Supporting people to age well is one of the ambitions of the NHS Long Term Plan. As the population ages, frailty is becoming a more prevalent condition presenting local health systems with a number of key challenges. Increasing numbers of people are at risk of developing frailty and people living with frailty are experiencing unwarranted variation in their care.
The NHS RightCare Frailty Toolkit has been developed in collaboration with NHS England’s National Clinical Director for Older People, Age UK, Getting It Right First Time and The National Institute for Health and Care Excellence (NICE). The toolkit supports systems to understand the priorities in frailty identification and care, and key actions to take. It provides opportunity to assess and benchmark current systems to find opportunities for improvement.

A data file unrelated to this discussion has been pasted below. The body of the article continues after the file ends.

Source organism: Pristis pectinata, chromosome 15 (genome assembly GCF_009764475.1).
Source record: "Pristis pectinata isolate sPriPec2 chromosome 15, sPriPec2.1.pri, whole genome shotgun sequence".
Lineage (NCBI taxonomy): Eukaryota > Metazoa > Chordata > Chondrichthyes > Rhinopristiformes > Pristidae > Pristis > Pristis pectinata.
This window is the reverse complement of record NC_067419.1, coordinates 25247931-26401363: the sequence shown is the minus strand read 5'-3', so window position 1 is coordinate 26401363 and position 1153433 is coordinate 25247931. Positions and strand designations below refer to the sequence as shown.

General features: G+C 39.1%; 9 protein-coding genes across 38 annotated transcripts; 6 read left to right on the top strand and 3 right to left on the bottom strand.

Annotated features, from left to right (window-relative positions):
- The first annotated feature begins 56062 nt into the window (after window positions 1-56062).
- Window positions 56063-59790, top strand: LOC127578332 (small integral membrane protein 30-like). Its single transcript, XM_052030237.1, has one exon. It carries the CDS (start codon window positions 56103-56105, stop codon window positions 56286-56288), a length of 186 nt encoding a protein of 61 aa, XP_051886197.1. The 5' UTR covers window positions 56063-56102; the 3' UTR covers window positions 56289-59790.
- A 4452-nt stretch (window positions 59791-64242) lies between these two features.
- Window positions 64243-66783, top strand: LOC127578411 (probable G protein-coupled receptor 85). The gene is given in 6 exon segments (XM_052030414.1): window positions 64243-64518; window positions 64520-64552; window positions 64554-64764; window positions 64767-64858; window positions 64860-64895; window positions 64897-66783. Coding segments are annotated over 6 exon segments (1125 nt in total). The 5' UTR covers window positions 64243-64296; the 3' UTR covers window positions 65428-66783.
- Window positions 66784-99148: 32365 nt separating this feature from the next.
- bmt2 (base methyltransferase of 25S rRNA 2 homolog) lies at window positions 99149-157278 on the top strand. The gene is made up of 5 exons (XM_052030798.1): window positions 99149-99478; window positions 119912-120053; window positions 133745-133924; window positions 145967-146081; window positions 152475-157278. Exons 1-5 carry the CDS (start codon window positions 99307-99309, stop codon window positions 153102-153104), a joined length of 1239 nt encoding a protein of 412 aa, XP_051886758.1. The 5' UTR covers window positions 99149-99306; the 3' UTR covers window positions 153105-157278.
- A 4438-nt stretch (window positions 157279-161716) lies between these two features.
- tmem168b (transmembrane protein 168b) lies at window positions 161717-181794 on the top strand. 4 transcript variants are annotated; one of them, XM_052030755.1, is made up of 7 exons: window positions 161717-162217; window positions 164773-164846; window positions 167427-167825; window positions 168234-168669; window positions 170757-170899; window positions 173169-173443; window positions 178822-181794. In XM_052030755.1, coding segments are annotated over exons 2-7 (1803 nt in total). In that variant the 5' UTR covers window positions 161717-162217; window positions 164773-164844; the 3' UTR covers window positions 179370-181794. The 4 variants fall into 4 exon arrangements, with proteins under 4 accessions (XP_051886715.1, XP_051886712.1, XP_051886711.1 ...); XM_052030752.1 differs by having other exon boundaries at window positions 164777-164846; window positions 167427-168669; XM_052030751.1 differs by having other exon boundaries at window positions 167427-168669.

Wider consultation has taken place with patient representatives, clinicians, social care organisations, professional bodies and other key stakeholders.
Commissioners responsible for supporting people with frailty for their population should:
- Use the Frailty Pathway to work across your systems ensuring that where possible the following improvement priorities are applied:
- Population segmentation, identification and stratification of frailty
- Supporting people living with mild frailty and encouraging people to ‘age well’
- Supporting people living with moderate frailty
- Supporting people living with severe frailty
- Reducing hospital length of stay
- Applying the Falls and Fragility Fractures pathway
- Focussing on delirium, dementia and cognitive disorder
- Maximising use of personalised care in people living with frailty
- Maximise the experience of care for people and their carers
- Use the self-assessment questionnaire to baseline your services and assess the extent of your improvement activity
Relevant links to support implementation are included throughout this resource.
Health systems, supported by their NHS RightCare Delivery Partner, can use this resource as a framework for their local improvement discussions.